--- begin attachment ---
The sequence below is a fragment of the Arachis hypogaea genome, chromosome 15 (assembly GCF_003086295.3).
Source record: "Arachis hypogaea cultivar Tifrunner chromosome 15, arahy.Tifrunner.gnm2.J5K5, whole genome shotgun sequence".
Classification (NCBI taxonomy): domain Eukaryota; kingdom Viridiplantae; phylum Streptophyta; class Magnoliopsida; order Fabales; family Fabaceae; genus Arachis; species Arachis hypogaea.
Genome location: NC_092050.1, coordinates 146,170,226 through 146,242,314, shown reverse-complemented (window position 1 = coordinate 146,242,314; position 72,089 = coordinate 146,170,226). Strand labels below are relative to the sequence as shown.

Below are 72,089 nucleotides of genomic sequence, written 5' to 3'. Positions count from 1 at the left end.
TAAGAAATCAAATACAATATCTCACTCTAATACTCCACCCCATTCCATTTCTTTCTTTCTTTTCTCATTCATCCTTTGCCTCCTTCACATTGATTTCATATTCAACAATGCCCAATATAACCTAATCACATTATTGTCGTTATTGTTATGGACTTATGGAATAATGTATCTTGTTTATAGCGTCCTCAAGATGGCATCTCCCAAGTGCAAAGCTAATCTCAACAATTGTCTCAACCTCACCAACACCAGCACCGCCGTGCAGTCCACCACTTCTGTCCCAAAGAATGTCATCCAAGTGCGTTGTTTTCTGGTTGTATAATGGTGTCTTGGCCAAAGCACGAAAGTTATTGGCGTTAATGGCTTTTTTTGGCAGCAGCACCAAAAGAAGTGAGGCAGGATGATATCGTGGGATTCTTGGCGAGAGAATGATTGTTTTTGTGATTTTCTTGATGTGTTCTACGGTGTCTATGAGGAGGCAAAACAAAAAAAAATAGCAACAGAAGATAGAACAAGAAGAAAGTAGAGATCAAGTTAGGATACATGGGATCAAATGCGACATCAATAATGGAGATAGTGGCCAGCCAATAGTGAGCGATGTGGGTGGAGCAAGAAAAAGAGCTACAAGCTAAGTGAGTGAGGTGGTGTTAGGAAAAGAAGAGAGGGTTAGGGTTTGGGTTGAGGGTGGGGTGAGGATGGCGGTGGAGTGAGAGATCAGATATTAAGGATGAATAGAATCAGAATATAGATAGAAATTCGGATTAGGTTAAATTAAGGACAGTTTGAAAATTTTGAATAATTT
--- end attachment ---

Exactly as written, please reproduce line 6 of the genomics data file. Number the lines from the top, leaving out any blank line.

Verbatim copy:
TAAGAAATCAAATACAATATCTCACTCTAATACTCCACCCCATTCCATTTCTTTCTTTCTTTTCTCATTCATCCTTTGCCTCCTTCACATTGATTTCATATTCAACAATGCCCAATATAACCTAATCACATTATTGTCGTTATTGTTATGGACTTATGGAATAATGTATCTTGTTTATAGCGTCCTCAAGATGGCATCTCCCAAGTGCAAAGCTAATCTCAACAATTGTCTCAACCTCACCAACACCAGCACCGCCGTGCAGTCCACCACTTCTGTCCCAAAGAATGTCATCCAAGTGCGTTGTTTTCTGGTTGTATAATGGTGTCTTGGCCAAAGCACGAAAGTTATTGGCGTTAATGGCTTTTTTTGGCAGCAGCACCAAAAGAAGTGAGGCAGGATGATATCGTGGGATTCTTGGCGAGAGAATGATTGTTTTTGTGATTTTCTTGATGTGTTCTACGGTGTCTATGAGGAGGCAAAACAAAAAAAAATAGCAACAGAAGATAGAACAAGAAGAAAGTAGAGATCAAGTTAGGATACATGGGATCAAATGCGACATCAATAATGGAGATAGTGGCCAGCCAATAGTGAGCGATGTGGGTGGAGCAAGAAAAAGAGCTACAAGCTAAGTGAGTGAGGTGGTGTTAGGAAAAGAAGAGAGGGTTAGGGTTTGGGTTGAGGGTGGGGTGAGGATGGCGGTGGAGTGAGAGATCAGATATTAAGGATGAATAGAATCAGAATATAGATAGAAATTCGGATTAGGTTAAATTAAGGACAGTTTGAAAATTTTGAATAATTT